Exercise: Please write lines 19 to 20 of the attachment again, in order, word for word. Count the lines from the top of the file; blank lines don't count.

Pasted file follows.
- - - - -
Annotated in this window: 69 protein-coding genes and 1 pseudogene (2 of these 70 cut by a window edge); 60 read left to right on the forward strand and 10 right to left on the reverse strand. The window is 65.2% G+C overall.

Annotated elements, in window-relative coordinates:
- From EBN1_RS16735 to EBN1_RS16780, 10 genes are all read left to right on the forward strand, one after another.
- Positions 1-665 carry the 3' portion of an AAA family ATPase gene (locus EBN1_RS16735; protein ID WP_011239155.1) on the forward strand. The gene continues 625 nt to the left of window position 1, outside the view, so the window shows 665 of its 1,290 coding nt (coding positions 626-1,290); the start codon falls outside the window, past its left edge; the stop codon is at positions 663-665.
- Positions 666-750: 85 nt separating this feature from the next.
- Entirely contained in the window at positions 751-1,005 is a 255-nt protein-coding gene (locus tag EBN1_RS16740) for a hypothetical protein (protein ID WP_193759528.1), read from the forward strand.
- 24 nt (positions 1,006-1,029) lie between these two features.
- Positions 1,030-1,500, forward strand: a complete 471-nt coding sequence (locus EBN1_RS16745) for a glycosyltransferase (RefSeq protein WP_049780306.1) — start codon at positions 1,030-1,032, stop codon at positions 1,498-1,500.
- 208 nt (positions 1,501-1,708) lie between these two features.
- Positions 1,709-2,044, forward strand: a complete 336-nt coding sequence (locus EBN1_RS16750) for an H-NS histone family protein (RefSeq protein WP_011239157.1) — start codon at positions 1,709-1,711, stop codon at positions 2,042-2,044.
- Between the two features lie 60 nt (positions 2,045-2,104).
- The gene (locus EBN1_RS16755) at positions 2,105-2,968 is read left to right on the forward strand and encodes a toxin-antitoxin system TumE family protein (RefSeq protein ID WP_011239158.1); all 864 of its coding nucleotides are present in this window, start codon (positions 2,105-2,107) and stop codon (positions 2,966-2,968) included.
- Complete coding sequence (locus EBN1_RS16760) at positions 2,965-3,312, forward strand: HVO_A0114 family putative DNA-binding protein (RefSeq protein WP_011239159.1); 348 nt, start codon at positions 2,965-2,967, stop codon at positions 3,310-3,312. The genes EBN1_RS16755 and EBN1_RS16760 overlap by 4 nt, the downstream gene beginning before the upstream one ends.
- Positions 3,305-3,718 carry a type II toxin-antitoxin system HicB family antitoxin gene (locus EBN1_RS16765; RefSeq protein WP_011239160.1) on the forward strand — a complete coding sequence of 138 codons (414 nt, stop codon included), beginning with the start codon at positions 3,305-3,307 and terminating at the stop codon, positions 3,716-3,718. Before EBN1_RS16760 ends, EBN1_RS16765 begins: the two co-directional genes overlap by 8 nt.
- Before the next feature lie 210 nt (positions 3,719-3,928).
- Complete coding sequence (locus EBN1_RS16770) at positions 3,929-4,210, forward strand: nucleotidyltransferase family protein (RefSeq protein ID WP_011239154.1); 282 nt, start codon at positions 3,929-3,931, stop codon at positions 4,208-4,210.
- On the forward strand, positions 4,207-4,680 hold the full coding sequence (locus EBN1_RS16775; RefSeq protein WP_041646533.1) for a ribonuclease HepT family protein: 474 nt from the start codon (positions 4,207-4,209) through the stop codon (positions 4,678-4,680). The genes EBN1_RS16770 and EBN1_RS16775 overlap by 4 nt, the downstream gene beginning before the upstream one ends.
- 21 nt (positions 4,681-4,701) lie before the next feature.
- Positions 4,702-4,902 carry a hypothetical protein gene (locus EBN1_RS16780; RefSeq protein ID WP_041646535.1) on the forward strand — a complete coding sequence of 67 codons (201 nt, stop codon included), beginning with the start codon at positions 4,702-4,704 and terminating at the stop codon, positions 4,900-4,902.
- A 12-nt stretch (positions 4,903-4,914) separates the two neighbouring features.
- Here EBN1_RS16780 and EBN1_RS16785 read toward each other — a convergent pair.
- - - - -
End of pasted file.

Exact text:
- Positions 4,702-4,902 carry a hypothetical protein gene (locus EBN1_RS16780; RefSeq protein ID WP_041646535.1) on the forward strand — a complete coding sequence of 67 codons (201 nt, stop codon included), beginning with the start codon at positions 4,702-4,704 and terminating at the stop codon, positions 4,900-4,902.
- A 12-nt stretch (positions 4,903-4,914) separates the two neighbouring features.